The Colours I See

The Neva Aton Collection

Fiction - LGBTQ
973 Pages
Reviewed on 04/07/2020
Buy on Amazon

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Author Biography

Ila Golden was born in Plymouth, England, the second of three children. When she was six her maternal grandmother had a series of strokes which left her permanently disabled. As a result of this she and her family moved in order for her grandmother to live with them, selling both their home and their grandmother's home in the process. During this transitional period Ila discovered her love of storytelling whilst telling her younger brother stories about two little mice during the long car journeys to school and back.

As she grew this love of storytelling became a constant rock in her life, despite all the turmoil and changes happening around her. And it was during her teens she would begin work on the two stories that would drive her ambition forward and eventually lead her down a path towards Indie-Authordom.

The first of these two stories was Hyena Boy, which would undergo years of on and off attention before finally being published in 2018. The second was a fanfic which gave her insight into why she loved writing - for the enjoyment of the readers, especially those she was able to connect with.

Ila Golden went to university in Winchester, England, where she studied Drama and Creative Writing, leaving with a 2:1 degree.

With a large backlog of unpublished books at her disposal, Ila Golden may not yet be the best selling author she dreams of being, but she's now more than ever determined to reach that goal.

    Book Review

Reviewed by K.C. Finn for Readers' Favorite

The Colours I See is a work of magical realism, LGBTQ+ and interpersonal drama fiction penned by author Ila Golden. Written as a volume to contribute to the Neva Aton Collection, this work features a standalone tale that connects to many others but can be read in any order in the collection as a whole. This story focuses on central character Zel, who has a great many things which make him different from those around him and give him additional struggles he must deal with. The story is set in the 1970s and '80s but with a few speculative and magical twists, and Zel’s sexuality and romantic interests form a central plot as part of the tale.

As we weave through the family tapestry of Zel’s life with his aspirational parents and the history of his artistic Aunt Zelda, we learn that Zel has an intuitive gift to see auras of color around people. As he hones his skills and uses them to assess the emotions of others, Zel realizes that he can utilize this to help people, and also to his advantage. So when he discovers that he has developed a crush on one of his best friends, the temptation to discover whether his feelings are returned proves too much. What results is a powerful tale about the nature of relationships, awakening and becoming self-aware despite the influences and pressures around you.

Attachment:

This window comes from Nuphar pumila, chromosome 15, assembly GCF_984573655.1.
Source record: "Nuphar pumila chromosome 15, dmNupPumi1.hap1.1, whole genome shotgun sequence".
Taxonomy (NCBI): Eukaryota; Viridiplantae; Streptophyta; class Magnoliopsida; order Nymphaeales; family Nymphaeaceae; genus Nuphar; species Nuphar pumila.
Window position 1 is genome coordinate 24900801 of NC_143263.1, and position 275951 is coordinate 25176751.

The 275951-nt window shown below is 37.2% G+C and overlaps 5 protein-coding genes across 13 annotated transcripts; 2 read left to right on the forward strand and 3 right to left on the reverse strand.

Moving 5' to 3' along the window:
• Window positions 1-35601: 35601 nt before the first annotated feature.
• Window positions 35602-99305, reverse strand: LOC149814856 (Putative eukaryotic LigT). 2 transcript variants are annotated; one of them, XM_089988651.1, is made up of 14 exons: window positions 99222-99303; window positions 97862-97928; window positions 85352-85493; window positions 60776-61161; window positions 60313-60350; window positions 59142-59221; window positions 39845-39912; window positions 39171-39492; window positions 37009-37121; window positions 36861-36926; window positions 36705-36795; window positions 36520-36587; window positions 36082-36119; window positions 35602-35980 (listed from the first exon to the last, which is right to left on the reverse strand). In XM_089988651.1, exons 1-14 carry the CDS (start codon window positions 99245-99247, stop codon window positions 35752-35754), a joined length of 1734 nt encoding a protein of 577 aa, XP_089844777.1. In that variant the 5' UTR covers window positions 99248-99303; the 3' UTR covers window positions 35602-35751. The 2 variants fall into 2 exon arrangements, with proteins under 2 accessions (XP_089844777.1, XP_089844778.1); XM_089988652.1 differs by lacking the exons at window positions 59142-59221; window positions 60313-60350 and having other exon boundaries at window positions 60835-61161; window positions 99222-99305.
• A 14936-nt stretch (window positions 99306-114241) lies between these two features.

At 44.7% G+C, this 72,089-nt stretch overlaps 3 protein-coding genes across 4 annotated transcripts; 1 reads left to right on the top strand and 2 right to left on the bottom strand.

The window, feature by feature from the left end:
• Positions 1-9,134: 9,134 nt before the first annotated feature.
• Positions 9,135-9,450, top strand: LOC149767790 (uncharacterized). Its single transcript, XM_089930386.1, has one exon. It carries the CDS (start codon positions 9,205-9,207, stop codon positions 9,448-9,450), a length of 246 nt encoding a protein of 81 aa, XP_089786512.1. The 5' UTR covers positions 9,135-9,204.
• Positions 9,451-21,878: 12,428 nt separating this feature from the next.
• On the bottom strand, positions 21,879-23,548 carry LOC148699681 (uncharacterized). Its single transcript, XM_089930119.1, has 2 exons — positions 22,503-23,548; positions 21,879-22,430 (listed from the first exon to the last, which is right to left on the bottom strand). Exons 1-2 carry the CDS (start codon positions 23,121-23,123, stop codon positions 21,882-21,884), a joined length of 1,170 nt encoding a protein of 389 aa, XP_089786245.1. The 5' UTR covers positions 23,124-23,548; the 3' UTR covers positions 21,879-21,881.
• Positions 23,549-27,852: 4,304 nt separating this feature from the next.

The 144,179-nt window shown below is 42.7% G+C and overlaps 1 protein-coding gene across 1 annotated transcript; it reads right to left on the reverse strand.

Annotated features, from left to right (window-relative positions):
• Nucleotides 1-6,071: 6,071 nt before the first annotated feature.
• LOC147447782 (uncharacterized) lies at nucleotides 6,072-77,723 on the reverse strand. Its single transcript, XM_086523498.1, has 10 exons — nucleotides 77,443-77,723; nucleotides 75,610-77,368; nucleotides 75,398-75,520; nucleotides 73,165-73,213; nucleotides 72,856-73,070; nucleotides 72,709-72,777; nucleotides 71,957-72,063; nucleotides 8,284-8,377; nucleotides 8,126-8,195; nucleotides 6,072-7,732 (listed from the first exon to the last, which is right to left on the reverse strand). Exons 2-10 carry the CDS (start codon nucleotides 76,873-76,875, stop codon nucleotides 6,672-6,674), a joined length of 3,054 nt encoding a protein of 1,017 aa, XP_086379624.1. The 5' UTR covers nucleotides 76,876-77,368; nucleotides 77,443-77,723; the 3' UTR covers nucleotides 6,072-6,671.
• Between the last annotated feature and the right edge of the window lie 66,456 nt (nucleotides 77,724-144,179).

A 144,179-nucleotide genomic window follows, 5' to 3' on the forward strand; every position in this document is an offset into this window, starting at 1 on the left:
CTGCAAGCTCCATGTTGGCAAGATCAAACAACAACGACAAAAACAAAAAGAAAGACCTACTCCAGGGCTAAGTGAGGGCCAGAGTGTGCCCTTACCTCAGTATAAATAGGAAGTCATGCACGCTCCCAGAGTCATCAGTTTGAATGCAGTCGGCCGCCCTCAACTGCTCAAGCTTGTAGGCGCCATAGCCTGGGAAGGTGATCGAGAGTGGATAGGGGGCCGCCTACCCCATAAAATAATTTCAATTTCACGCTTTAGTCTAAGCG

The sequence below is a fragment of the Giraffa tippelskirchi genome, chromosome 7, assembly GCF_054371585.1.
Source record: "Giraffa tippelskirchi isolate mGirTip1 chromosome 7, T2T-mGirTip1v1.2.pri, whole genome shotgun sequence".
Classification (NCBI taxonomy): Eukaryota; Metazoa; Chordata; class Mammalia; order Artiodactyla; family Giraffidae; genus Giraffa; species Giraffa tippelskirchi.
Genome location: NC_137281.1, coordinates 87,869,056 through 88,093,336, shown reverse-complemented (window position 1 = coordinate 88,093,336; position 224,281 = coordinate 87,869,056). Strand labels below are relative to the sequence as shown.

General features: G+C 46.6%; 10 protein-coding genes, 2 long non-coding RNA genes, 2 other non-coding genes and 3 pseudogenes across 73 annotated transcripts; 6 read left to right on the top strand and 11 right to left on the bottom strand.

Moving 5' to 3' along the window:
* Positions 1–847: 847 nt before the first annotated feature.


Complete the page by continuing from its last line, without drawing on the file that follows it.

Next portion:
Author Ila Golden has created an epic-length story to tell the tale of Zel’s experiences, as well as his connection to the other 3 boys who form the central storyline of The Neva Aton Collection. The narrative takes us through many winding twists, and it is primarily driven by the central character’s experiences through forty-eight chapters of interpersonal connections and the fallout from the use of his powers. One of the things which I really admire about the creation of the work is the seamless inclusion of the magical/paranormal element into the tale, and how despite Zel’s abilities, the drama feels realistic and still grounded by true emotion. Golden utilizes poetic and lyrical imagery around these colors, creating an atmosphere that feels highly artistic and vivid when you experience it alongside her main character.

There is some explicit content within the novel which makes it suitable for adult readers and mature readers on the YA/NA spectrum; for example, themes of abuse and some scenes of violence and use of explicit language. These elements feel justified and realistic to the plot, and serve to intensify the drama and the personal experiences of the cast. The craftsmanship of this realistic portrayal of awakening to one’s sexuality and exploring emotions, future goals and achievements are expertly done, taking us deep into the life of a group of young men who appear fated to have all found one another. Overall, I would certainly recommend The Colours I See as an emotive and thought-provoking reading experience, and certainly one for those who would like to stay with a character for a long time and really get to know them intimately.